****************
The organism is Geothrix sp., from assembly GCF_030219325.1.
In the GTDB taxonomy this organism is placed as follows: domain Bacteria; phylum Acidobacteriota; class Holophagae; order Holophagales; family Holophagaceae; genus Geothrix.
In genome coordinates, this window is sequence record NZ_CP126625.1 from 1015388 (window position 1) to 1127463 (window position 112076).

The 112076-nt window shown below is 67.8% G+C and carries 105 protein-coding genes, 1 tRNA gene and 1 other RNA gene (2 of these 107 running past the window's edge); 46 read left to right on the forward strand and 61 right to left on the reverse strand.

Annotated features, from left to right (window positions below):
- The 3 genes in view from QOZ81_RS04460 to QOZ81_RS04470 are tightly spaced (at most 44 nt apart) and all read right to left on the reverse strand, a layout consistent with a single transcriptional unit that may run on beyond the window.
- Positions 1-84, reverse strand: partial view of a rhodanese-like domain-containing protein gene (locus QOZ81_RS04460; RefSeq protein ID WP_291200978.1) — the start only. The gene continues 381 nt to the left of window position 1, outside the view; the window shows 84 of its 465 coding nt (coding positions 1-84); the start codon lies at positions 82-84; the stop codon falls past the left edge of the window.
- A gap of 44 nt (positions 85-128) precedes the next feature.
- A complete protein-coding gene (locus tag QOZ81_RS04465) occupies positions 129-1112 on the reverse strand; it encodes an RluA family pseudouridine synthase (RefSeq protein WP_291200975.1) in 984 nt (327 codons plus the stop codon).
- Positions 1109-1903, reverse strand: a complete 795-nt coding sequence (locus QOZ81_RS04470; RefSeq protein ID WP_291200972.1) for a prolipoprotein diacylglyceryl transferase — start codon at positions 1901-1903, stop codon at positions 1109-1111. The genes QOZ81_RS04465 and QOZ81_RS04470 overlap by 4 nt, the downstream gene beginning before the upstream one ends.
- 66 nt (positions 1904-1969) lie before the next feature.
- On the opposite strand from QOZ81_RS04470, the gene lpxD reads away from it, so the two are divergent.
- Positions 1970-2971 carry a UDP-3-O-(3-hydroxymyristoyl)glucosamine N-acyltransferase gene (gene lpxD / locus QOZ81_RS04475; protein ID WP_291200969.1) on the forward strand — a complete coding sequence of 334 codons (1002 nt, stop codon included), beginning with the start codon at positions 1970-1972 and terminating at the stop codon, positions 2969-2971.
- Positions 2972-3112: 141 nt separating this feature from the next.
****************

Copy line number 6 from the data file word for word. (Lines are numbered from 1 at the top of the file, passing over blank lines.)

- The 3 genes in view from QOZ81_RS04460 to QOZ81_RS04470 are tightly spaced (at most 44 nt apart) and all read right to left on the reverse strand, a layout consistent with a single transcriptional unit that may run on beyond the window.